Tuesday night’s fatal plane crash in northwest Atlanta wasn’t the first aviation tragedy to strike the family of the pilot who died.
Peter Mallen, the 67-year-old CEO of Mallen Industries, the Norcross-based textile company he founded after college, was killed along with passenger Brittany McAuley when his private jet crashed and burned shortly after takeoff from Fulton County Airport-Brown Field.
In 1972, Mallen’s brother, Steven Mallen, was killed when the single-engine Cessna he was piloting from Concord, N.C., to Chattanooga, Tenn., encountered severe turbulence over north Georgia and crashed northwest of Atlanta near Jasper.
The National Transportation Safety Board said the probable cause of the 1972 crash was “improper in-flight decisions or planning,” thunderstorms and turbulence.
NTSB records also show that Tuesday’s crash wasn’t Peter Mallen’s first.
On Oct. 20, 1998, his Beech B200 King Air, a twin-engine turboprop, crash landed in a field near Rio Rancho, N.M., while on a flight from Las Vegas to Atlanta.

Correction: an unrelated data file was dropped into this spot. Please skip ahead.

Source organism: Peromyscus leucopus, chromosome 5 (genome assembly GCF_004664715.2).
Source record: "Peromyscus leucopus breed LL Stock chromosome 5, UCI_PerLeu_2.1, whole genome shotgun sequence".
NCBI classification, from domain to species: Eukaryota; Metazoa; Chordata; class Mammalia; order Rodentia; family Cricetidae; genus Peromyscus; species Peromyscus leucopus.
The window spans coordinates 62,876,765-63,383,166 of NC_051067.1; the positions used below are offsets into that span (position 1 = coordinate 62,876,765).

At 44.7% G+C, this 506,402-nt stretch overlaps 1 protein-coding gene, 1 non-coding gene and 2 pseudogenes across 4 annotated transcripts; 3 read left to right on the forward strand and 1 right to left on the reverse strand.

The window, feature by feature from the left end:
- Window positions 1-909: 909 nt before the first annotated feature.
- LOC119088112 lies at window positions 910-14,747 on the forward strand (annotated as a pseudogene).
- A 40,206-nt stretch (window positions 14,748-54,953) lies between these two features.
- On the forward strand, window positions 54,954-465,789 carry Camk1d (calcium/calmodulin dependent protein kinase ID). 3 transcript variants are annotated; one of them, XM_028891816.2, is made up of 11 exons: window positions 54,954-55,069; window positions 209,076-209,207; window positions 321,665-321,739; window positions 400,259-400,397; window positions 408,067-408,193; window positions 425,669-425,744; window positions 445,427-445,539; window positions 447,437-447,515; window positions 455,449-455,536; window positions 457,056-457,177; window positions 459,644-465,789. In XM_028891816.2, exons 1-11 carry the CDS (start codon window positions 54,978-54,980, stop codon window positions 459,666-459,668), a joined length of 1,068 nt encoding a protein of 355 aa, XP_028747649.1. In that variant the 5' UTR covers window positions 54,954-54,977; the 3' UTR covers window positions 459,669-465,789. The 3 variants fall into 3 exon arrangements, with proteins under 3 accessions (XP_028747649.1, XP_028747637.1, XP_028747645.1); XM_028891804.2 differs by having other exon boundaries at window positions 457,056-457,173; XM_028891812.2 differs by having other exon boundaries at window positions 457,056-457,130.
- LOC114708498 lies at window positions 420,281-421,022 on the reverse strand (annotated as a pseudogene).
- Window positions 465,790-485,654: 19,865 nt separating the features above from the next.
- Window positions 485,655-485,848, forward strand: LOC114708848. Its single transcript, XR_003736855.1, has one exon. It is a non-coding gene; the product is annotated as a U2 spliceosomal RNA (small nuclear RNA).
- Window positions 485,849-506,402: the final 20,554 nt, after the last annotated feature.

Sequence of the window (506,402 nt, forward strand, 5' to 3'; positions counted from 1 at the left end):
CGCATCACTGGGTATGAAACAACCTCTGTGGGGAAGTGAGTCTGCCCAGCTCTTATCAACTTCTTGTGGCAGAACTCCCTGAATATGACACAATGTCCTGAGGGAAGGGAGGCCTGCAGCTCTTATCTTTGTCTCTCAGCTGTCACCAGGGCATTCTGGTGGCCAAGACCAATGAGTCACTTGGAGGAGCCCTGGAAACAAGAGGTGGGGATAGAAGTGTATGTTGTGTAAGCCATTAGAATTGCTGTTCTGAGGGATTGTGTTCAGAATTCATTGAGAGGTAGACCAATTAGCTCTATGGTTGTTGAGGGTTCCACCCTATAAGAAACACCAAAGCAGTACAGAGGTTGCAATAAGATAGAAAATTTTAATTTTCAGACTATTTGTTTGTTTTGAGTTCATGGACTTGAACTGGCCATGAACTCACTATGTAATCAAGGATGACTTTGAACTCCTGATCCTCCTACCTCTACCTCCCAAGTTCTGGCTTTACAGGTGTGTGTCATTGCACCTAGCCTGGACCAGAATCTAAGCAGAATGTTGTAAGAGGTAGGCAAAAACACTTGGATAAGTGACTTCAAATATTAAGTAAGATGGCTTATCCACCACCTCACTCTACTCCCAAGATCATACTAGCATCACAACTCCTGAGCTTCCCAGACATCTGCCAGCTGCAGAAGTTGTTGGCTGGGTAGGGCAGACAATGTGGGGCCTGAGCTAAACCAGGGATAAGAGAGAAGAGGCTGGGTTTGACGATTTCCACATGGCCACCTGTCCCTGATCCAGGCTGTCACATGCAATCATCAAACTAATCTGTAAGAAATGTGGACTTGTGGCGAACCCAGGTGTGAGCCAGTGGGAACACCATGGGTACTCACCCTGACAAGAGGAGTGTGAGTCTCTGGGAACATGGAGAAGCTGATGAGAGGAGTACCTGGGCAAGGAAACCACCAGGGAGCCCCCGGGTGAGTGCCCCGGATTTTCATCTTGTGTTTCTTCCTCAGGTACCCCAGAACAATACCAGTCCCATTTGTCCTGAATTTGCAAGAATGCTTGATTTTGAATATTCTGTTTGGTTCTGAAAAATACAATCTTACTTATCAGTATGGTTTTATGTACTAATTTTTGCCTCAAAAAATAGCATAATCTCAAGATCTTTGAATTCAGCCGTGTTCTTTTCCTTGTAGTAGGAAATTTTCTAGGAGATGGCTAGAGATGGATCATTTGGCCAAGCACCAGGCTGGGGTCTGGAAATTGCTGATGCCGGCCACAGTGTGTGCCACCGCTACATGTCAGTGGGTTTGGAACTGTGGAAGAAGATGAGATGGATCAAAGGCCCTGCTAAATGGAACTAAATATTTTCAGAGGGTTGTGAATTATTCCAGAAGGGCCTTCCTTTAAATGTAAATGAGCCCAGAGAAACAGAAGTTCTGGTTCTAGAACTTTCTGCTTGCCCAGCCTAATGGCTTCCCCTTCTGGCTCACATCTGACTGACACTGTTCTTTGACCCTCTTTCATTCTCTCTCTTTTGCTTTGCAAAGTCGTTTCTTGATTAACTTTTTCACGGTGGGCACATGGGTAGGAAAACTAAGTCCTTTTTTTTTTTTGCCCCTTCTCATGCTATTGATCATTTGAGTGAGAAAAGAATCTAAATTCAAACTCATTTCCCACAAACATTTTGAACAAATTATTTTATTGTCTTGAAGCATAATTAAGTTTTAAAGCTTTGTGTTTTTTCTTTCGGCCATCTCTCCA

Neither Mallen nor his passenger was injured in that crash, which the NTSB determined was caused by “the pilot’s inadequate preflight [inspection] of the aircraft, resulting in fuel supply exhaustion.”
The 9-seat King Air was destroyed, according to the FAA report. Both that plane and the one that crashed Tuesday were owned by Mallen Industries and the King Air’s registration number – N50PM – was also the registration number of the Raytheon twin-engine jet in Tuesday’s crash.
The NTSB is investigating the cause of Tuesday’s crash, and was working Thursday to remove the wreckage.